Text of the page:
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Publication numberUS6132113 A
Publication typeGrant
Application numberUS 09/306,260
Publication dateOct 17, 2000
Filing dateMay 6, 1999
Priority dateFeb 5, 1999
Fee statusPaid
Publication number09306260, 306260, US 6132113 A, US 6132113A, US-A-6132113, US6132113 A, US6132113A
InventorsCheng-Hung Yu, Hsin-Min Lee, Yung-Chi Wu, Hsin-Ting Tsai
Original AssigneeUnited Integrated Circuits Corp.
Export CitationBiBTeX, EndNote, RefMan
External Links: USPTO, USPTO Assignment, Espacenet
Developer cup
US 6132113 A
Abstract
A developer cup. The developer cup includes a bed. A central spindle is vertically and rotatably coupled to a center of the bed through an end of the central spindle. A chuck is vertically coupled to an end of the central spindle opposite to the bed end. An upper coupling is coupled to the central spindle between the chuck and the bed, wherein the chuck. A lower coupling is moveably coupled to the central spindle between the upper coupling and the bed. The annular cup has an upper wheel and a lower wheel, wherein the upper wheel is aligned with the lower wheel, the upper wheel is coupled to the lower wheel through a plurality of the brackets, and the lower wheel is smaller than the upper wheel.
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Claims(14)
What is claimed is:
1. A developer cup, comprising:
a bed;
a central spindle, vertically and rotatably coupled to a center of the bed through an end of the central spindle;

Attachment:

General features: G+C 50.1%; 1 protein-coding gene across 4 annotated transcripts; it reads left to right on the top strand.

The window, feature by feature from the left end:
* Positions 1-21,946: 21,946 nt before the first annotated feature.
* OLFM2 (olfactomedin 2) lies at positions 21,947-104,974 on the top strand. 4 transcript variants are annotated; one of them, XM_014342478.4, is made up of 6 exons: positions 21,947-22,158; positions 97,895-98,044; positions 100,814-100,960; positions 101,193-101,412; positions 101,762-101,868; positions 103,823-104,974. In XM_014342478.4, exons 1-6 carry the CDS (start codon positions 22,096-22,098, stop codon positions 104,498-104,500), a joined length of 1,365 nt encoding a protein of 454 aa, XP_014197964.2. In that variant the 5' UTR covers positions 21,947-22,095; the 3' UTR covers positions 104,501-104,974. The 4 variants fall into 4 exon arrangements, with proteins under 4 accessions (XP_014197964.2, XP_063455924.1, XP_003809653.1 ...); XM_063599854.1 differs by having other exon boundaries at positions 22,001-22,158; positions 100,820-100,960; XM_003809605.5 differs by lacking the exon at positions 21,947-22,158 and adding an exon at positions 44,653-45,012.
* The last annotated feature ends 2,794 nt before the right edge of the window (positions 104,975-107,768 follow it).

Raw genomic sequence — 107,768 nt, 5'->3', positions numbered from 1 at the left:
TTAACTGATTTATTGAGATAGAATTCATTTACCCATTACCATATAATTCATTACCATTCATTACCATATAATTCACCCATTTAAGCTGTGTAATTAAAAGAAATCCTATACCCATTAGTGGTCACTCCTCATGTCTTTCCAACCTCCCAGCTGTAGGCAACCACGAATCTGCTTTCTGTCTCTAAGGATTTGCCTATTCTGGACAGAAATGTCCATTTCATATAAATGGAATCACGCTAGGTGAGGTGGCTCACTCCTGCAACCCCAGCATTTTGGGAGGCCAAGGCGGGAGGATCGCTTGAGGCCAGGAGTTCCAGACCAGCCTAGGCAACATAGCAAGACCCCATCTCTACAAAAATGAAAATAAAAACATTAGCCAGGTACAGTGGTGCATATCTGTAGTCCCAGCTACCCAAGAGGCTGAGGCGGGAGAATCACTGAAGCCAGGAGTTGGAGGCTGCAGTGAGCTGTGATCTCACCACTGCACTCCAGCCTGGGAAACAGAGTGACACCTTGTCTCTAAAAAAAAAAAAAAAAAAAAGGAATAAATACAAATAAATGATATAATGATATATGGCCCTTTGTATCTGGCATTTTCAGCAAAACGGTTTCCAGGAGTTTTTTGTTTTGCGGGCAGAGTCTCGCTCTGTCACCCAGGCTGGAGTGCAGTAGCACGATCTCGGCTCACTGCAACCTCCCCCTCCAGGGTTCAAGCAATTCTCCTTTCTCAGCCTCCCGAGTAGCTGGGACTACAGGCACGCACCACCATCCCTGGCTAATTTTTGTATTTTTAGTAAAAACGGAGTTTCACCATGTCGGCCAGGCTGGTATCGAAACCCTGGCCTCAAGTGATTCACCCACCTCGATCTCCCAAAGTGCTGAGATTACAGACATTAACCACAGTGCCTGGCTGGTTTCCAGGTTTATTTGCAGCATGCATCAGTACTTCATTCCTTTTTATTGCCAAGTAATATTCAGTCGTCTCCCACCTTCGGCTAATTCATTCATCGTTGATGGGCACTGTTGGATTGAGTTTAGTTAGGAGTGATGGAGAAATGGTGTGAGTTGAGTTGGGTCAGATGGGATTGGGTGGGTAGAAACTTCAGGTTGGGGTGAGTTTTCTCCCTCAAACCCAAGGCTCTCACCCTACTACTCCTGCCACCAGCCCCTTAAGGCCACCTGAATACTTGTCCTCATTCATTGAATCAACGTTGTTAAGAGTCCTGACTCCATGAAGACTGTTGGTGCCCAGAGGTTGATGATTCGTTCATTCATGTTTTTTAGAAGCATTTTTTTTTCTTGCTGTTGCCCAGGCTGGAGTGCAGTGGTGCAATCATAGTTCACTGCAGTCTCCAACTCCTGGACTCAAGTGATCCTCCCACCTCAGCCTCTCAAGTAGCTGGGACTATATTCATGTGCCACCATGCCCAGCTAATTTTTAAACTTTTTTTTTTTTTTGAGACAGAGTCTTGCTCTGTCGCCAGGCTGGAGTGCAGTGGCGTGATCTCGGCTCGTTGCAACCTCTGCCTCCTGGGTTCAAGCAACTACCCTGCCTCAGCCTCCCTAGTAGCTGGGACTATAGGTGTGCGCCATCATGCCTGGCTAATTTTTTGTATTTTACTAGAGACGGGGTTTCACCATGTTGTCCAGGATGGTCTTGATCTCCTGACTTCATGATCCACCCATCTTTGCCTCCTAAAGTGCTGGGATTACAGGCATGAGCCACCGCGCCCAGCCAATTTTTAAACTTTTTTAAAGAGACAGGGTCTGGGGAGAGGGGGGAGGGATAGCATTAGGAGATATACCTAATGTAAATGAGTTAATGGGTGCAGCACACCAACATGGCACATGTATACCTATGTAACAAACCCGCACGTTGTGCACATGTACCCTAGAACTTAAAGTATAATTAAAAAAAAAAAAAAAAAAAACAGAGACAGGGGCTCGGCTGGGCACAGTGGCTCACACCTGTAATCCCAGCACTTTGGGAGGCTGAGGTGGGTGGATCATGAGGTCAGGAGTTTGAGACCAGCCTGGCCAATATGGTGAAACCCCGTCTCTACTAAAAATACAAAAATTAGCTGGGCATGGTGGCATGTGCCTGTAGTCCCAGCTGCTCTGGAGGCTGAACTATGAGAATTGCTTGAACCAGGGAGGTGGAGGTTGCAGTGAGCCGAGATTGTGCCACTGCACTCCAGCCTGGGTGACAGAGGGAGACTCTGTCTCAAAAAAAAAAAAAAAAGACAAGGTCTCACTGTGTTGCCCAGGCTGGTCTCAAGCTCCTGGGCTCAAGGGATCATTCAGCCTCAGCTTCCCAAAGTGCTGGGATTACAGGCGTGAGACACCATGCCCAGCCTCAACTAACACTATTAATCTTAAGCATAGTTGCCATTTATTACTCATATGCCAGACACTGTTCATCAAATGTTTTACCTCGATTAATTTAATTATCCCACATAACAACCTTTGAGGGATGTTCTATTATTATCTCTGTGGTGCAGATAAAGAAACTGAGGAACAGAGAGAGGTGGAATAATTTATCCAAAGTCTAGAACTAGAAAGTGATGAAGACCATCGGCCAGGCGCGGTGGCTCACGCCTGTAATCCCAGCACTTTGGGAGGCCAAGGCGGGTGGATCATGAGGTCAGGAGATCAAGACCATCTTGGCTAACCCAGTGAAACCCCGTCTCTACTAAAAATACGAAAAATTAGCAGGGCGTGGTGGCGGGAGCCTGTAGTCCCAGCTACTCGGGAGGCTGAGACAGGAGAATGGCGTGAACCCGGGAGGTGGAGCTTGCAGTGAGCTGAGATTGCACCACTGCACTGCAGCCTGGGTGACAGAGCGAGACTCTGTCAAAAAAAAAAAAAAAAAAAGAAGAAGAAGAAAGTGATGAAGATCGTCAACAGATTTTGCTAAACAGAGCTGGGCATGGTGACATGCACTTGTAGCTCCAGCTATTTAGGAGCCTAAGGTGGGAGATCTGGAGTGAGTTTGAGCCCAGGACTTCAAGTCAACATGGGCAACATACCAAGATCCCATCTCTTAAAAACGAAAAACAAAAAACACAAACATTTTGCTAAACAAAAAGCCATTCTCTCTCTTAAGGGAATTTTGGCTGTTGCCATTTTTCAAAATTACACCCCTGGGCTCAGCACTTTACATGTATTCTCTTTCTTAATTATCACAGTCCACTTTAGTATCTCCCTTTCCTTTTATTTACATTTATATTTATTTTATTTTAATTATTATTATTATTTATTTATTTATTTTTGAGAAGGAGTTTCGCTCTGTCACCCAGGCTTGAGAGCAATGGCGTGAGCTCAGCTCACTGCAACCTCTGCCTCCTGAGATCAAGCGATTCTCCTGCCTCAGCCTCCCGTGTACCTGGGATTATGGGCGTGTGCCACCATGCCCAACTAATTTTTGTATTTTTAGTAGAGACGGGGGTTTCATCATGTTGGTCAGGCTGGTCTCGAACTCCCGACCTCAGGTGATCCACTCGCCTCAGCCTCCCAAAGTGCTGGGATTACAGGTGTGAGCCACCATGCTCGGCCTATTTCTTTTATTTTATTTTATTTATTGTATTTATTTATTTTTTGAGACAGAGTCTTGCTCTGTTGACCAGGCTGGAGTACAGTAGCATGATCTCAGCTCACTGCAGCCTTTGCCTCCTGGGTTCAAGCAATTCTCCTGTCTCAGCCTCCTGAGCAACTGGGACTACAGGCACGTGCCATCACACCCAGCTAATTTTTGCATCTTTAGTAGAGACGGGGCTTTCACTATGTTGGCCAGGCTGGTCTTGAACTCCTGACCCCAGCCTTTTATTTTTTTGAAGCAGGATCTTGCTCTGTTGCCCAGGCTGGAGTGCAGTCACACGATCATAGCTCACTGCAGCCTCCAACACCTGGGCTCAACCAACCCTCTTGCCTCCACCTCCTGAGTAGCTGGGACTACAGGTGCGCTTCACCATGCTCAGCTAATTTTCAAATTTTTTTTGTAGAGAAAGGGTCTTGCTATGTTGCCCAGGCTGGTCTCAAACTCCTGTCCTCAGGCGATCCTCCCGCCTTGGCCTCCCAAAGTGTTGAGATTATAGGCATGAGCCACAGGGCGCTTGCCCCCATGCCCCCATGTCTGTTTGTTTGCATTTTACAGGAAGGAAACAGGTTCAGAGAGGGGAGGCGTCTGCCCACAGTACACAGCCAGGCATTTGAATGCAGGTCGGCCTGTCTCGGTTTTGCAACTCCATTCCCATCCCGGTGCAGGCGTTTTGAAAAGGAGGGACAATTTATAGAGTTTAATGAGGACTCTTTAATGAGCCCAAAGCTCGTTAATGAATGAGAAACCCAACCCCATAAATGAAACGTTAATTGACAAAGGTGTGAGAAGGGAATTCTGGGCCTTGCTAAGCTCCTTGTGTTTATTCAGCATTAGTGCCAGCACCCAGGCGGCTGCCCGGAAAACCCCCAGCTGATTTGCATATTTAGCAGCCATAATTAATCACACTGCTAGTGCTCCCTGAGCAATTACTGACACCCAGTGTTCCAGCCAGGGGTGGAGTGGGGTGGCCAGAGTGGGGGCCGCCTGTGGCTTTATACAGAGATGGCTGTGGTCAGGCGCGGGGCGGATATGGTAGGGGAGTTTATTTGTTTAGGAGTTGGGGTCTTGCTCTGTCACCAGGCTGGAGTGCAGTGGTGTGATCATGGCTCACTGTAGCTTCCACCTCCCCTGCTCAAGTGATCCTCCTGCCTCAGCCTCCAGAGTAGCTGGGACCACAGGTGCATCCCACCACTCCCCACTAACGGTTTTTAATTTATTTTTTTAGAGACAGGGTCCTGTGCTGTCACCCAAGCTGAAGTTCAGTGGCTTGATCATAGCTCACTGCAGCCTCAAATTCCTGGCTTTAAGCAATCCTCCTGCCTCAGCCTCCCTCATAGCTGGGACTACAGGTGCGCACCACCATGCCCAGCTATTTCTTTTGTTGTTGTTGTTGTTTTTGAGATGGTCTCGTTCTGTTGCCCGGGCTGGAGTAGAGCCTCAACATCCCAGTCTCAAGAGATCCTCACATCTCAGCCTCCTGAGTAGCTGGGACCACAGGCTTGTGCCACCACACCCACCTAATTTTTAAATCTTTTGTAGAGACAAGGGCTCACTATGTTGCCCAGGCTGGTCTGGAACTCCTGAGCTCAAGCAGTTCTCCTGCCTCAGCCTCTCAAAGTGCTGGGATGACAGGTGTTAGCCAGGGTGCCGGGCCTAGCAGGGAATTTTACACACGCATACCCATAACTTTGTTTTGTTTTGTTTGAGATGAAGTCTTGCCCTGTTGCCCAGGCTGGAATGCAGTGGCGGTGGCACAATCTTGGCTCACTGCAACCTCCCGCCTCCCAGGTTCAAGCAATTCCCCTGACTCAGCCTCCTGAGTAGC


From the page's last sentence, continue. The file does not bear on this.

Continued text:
a chuck, vertically coupled to an end of the central spindle opposite to the bed end;
an upper coupling, coupled to the central spindle between the chuck and the bed, wherein the chuck, the upper coupling and the bed are coaxial to each other and the chuck, the upper coupling and the bed coaxially and linearly move synchronously through the central spindle;
a lower coupling, moveably coupled to the central spindle between the upper coupling and the bed, wherein the upper coupling is separably coupled to the lower coupling; and
an annular cup, having an upper wheel and a lower wheel, wherein the upper wheel is aligned with the lower wheel and the upper wheel is coupled to the lower wheel through a plurality of the brackets and the lower wheel is smaller than the upper wheel.
2. The developer cup of claim 1, wherein a top of the upper wheel has a tapered, bowed structure and a inner diameter of the upper wheel is similar to that of a wafer.
3. The developer cup of claim 1, wherein a wall of the upper wheel is higher than a thickness of a wafer.
4. The developer cup of claim 1, wherein when the upper coupling moves up with the chuck, and the upper coupling leaves the lower coupling.
5. The developer cup of claim 1, wherein when the upper coupling moves down with the chuck, the upper coupling wedges the lower coupling.
6. The developer cup of claim 5, wherein the upper coupling has a plurality of pins and the lower coupling has a plurality of holes which respectively correspond to the pins.
7. The developer cup of claim 5, wherein the upper coupling has a plurality of holes and the lower coupling has a plurality of pins which respectively correspond to the holes.
8. The developer cup of claim 1, wherein the upper coupling has a plurality of pins and the lower coupling has a plurality of holes which respectively correspond to the pins.
9. The developer cup of claim 8, wherein the pins includes plugs.
10. The developer cup of claim 8, wherein the pins include wedges.
11. The developer cup of claim 1, wherein the upper coupling has a plurality of holes and the lower coupling has a plurality of pins which respectively correspond to the holes.
12. The developer cup of claim 11, wherein the pins includes plugs.
13. The developer cup of claim 11, wherein the pins include wedges.
14. The developer cup of claim 1, wherein the bed has a plurality of underside rinse nozzles.
Description
CROSS-REFERENCE TO RELATED APPLICATION

This application claims the priority benefit of Taiwan application serial no. 88101766, filed Feb. 5, 1999.

BACKGROUND OF THE INVENTION

1. Field of the Invention

The present invention relates to a developer unit. More particularly, the present invention relates to a developer unit having an annular cup.

2. Description of the Related Art